There are a number of issues that need to be taken note of and that seem to be lost in what is increasingly a war of personalities between scientists:
(1) Dr. Santhanam has claimed that the TN test achieved a yield of between 23-27 kilotons.
(2) If that statement is taken to be accurate - and let us assume that it is - that yield is substantially higher than that claimed by analysts in the West who using data and assumptions that were at times questionable suggested a much lower yield.
(3) Dr Santhanam in his op-ed piece claimed the deployment of 25 kiloton warheads on a wide scale.
(4) Subsequently he has said that India's deterrent consists only of 15 kiloton weapons - some consistency would be appreciated in this regard.
(5) What nobody has explained is why India has built missiles - with Santhanam himself in DRDO - with payloads of between 700 and 1500kg ?
(6) The other issue that has not been tackled is that of the primary stage of the TN device which has not been disputed as being a boosted-fission device and which, if Santhanam's figures are correct would have had to have a yield and produced a yield of between 15 and 17 kilotons.
(7) Taking Dr. Santhanam's words as being accurate some conclusions can immediately be drawn:
(a) India's weapons teams were not convinced of the TN test and did not weaponize any thermonuclear weapons
(b) India's deployed nuclear weapons weigh between 700kg and 1500kg - based on the Agni payloads
(c) Both fission and boosted-fission types that were tested worked.
(8) Admiral Suresh Mehta's words were very guarded:
"As far as we are concerned, scientists have given us a certain capability which is enough to provide requisite deterrence...the deterrent is tried and tested"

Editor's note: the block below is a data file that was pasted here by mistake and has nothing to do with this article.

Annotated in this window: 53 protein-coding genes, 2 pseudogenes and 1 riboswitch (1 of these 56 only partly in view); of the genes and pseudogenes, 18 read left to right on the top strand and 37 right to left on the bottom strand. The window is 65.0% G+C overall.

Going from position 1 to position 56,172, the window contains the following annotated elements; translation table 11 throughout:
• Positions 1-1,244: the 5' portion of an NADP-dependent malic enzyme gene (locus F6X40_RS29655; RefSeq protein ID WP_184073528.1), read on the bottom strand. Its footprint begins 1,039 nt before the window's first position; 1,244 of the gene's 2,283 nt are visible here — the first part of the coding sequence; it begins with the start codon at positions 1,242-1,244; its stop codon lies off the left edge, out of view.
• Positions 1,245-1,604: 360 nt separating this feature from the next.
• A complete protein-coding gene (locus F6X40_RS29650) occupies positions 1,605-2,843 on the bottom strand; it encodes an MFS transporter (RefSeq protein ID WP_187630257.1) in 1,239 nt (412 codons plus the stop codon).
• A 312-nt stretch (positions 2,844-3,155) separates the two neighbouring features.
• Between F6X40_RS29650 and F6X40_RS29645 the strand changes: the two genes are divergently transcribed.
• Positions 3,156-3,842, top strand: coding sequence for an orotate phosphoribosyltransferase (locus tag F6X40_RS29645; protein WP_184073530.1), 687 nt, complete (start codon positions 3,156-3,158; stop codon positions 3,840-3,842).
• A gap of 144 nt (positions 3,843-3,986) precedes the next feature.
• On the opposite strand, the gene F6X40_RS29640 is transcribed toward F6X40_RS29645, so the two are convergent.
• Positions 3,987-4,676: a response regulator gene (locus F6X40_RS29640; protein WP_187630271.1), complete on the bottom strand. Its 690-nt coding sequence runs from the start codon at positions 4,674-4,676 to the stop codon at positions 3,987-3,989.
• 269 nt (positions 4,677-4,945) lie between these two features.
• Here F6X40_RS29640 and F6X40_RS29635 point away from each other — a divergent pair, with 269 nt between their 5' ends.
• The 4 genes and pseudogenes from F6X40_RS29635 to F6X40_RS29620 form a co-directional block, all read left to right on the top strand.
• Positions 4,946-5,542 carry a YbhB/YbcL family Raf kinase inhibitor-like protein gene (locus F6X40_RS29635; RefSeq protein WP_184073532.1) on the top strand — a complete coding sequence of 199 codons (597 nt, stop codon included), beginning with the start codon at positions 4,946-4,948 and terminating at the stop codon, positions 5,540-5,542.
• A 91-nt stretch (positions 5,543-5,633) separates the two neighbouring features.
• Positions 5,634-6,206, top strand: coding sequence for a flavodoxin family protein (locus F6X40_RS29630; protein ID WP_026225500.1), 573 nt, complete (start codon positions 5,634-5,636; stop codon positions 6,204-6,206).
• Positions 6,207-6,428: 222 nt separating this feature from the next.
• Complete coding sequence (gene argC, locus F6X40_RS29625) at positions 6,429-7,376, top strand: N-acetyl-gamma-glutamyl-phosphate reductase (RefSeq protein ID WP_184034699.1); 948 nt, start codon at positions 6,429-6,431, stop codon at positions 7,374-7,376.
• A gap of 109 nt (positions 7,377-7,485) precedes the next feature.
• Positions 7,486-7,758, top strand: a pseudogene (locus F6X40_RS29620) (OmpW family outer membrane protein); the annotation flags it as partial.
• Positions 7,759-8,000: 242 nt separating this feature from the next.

(9) No 15 kiloton or 25 kiloton fission or boosted fission device weighs 700-1500kg. At most the figures for those types will range between 170kg and 300kg with Indian design technology.
(10) Nobody - either critics or supporters - have considered the possibility of the scalability of either the fission or boosted-fission weapons/devices tested. This aspect of Indian weapons research in the last decade is what needs to be examined if one is to assess the Indian nuclear deterrent.
(11) The French MR31 120kiloton warhead used on their SSBS-S2 IRBM was a pure fission warhead weighed 700kg using about 25kg of weapons-grade plutonium (which is a considerable amount). The successor warhead, the MR41 was a boosted-fission warhead for the MSBS M1 and M2 SLBMs and had a yield of 500 kilotons and weighed 700kg.
To what yield are India's fission and/or boosted-fission designs scalable ?
Do the large payloads of the Agni series lead to the inexorable conclusion that large fission or boosted-fission weapons are the ones deployed ?
Without an analysis of this question, everybody who is attempting to tell the world they know what India's deterrent consists of is merely whistling in the wind - adding nothing but noise to a debate that has seen Dr. Santhanam being described as a nuclear scientist (when he is not) and Dr. Kalam being told to shut up because he is not a nuclear scientist and which has seen the POK-1 1974 test team turn on the 1998 team without remembering that the yield of their test in 1974 was also hotly disputed.
There are no heroes in this drama. What India needs to do is ignore the rhetoric and analyse whether its fission and boosted-fission capability can reliably deliver warheads in the 50-100 kiloton class to the armed forces with confidence.